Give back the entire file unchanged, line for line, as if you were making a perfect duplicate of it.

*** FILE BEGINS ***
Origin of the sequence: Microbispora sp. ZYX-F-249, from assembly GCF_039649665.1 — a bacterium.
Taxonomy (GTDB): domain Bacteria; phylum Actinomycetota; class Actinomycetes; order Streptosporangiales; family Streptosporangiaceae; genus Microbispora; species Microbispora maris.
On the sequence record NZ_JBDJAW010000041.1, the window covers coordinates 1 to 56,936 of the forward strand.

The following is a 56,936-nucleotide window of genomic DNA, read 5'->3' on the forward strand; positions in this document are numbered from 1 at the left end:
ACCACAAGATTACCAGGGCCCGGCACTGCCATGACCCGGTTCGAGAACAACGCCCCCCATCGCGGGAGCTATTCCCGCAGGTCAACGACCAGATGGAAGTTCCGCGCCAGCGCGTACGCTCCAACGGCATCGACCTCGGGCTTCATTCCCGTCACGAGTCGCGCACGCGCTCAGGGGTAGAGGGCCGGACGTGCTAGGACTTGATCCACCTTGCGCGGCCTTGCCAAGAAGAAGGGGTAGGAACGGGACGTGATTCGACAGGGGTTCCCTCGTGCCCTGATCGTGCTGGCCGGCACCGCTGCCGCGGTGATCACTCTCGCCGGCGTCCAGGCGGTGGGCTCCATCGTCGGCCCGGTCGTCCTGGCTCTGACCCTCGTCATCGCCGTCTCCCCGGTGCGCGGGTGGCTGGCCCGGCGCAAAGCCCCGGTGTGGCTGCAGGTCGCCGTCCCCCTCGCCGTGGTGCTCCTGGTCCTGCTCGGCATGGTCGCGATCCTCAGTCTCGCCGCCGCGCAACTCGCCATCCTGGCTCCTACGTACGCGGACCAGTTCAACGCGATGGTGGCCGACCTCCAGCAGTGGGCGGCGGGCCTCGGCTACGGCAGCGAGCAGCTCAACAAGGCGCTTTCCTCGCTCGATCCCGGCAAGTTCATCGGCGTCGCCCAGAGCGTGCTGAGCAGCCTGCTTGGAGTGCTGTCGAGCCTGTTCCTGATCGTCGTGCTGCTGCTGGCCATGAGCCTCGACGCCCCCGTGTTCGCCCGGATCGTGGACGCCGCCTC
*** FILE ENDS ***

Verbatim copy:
Origin of the sequence: Microbispora sp. ZYX-F-249, from assembly GCF_039649665.1 — a bacterium.
Taxonomy (GTDB): domain Bacteria; phylum Actinomycetota; class Actinomycetes; order Streptosporangiales; family Streptosporangiaceae; genus Microbispora; species Microbispora maris.
On the sequence record NZ_JBDJAW010000041.1, the window covers coordinates 1 to 56,936 of the forward strand.

The following is a 56,936-nucleotide window of genomic DNA, read 5'->3' on the forward strand; positions in this document are numbered from 1 at the left end:
ACCACAAGATTACCAGGGCCCGGCACTGCCATGACCCGGTTCGAGAACAACGCCCCCCATCGCGGGAGCTATTCCCGCAGGTCAACGACCAGATGGAAGTTCCGCGCCAGCGCGTACGCTCCAACGGCATCGACCTCGGGCTTCATTCCCGTCACGAGTCGCGCACGCGCTCAGGGGTAGAGGGCCGGACGTGCTAGGACTTGATCCACCTTGCGCGGCCTTGCCAAGAAGAAGGGGTAGGAACGGGACGTGATTCGACAGGGGTTCCCTCGTGCCCTGATCGTGCTGGCCGGCACCGCTGCCGCGGTGATCACTCTCGCCGGCGTCCAGGCGGTGGGCTCCATCGTCGGCCCGGTCGTCCTGGCTCTGACCCTCGTCATCGCCGTCTCCCCGGTGCGCGGGTGGCTGGCCCGGCGCAAAGCCCCGGTGTGGCTGCAGGTCGCCGTCCCCCTCGCCGTGGTGCTCCTGGTCCTGCTCGGCATGGTCGCGATCCTCAGTCTCGCCGCCGCGCAACTCGCCATCCTGGCTCCTACGTACGCGGACCAGTTCAACGCGATGGTGGCCGACCTCCAGCAGTGGGCGGCGGGCCTCGGCTACGGCAGCGAGCAGCTCAACAAGGCGCTTTCCTCGCTCGATCCCGGCAAGTTCATCGGCGTCGCCCAGAGCGTGCTGAGCAGCCTGCTTGGAGTGCTGTCGAGCCTGTTCCTGATCGTCGTGCTGCTGCTGGCCATGAGCCTCGACGCCCCCGTGTTCGCCCGGATCGTGGACGCCGCCTC